Chickweed: (mild and sweet) Another annual that reseeds well. Chickens like it too -surprise! “Very nutritious, they can be added to salads whilst the cooked leaves can scarcely be distinguished from spring spinach” pfaf.org
Chicory or Italian Dandelion: ”leaves are much less bitter in winter and make an excellent addition to salads at this time of year” – pfaf.org Lots of medicinal uses.
Red Dead Nettle – Lamium purpureum: Young leaves – raw or cooked. Another excellent medicinal plant. This has grown in every winter garden I’ve ever had in the Northwest.
Self Heal – Prunella vulgaris: This wonderfully decorative plant is not only edible but has a list of medicinal uses as long as your arm!! It volunteered in my garden and when I found out what it was I welcomed it. I have added it to an area where I grow a “flowering lawn”, and used mats of it to edge the frog pond. It’s very pretty when it blooms – like ajuga! It was great finding out it’s not only pretty but food and medicine too!! Wow!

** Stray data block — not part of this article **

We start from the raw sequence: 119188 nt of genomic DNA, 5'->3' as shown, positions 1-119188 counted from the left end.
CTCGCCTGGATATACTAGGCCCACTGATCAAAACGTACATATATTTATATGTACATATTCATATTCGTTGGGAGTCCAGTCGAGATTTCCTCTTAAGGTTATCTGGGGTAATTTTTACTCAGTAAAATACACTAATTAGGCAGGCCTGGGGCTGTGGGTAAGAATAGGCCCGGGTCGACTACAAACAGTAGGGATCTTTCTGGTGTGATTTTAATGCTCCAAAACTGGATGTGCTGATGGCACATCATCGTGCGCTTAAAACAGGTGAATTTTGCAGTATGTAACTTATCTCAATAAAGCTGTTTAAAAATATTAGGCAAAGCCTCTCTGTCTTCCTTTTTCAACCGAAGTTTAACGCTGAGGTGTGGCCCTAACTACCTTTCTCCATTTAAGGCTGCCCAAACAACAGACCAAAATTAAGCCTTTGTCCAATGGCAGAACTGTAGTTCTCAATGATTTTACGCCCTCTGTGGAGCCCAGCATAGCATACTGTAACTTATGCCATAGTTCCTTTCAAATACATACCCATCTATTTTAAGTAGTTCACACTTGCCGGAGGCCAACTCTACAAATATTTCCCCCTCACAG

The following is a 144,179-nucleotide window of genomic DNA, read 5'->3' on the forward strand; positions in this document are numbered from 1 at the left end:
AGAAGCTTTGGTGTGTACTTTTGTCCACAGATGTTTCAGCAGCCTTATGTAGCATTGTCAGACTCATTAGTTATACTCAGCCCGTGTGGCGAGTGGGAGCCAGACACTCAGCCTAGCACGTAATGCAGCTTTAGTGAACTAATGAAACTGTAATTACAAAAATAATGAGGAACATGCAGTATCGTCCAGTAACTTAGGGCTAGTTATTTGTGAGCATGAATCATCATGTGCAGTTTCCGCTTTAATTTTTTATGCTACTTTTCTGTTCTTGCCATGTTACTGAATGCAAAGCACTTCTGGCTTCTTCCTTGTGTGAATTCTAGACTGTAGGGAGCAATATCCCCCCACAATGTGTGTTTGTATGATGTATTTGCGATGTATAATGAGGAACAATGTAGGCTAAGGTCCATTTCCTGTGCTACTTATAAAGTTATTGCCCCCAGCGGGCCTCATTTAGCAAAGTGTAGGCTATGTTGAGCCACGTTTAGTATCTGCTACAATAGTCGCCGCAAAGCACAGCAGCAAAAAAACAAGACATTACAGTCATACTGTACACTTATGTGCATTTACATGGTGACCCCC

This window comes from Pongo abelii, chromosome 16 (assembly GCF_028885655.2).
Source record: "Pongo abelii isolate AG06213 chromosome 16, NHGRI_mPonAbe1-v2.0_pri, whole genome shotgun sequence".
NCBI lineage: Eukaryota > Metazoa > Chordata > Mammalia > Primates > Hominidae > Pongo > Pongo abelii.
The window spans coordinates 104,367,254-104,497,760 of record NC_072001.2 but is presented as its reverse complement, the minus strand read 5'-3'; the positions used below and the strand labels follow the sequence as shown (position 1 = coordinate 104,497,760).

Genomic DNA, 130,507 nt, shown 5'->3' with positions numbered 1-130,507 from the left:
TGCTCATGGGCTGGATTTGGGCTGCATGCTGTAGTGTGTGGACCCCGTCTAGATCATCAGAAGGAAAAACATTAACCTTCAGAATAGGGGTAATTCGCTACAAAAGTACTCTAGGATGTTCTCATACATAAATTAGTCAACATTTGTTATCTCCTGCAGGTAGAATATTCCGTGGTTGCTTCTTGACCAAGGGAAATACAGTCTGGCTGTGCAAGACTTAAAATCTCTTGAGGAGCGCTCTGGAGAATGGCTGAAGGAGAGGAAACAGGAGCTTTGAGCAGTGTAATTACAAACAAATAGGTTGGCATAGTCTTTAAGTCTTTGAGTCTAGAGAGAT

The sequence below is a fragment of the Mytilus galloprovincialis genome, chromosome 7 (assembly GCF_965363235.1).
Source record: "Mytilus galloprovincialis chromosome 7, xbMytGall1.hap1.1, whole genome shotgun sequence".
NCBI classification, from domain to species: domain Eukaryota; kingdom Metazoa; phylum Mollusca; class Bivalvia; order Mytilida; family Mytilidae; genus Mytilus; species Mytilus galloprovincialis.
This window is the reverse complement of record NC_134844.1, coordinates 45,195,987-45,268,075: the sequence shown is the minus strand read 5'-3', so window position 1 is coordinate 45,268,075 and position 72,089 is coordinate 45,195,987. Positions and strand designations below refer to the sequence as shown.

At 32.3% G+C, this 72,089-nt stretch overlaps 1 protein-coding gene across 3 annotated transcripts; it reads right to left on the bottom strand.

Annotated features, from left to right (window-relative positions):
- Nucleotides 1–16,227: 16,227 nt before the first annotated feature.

Bittercress: Leaves and flowers – raw or cooked – has a hot cress flavor so is used mostly as flavoring in small amounts. I was happy to find out this plant is edible because it has seeded itself all over my garden! It’s not one you would eat a lot of because of its hot, bitey taste – but maybe I can convince the chickens to develop a taste for it too!
Chives and other sorts of perennial onions: Wonderful in salads, soups and as garnish. I planted clumps of these all over my garden and under every fruit tree. You could just grow it for the flowers it’s so pretty – cut back in summer it will bloom a second time and produce a fresh batch of greens for late summer salads!
Arugula and Watercress: “Young leaves – raw or cooked. A distinct strongly spicy flavour, the taste is best from fast, well-grown plants. A few leaves added to a salad are acceptable though the flavour is too strong for many tastes.” pfaf.org These are plants that flower prolifically in the spring and the bees love the cheery yellow flowers. So let a few of them bloom for the bees and then they will reseed and keep you in fresh arugula or watercress forever…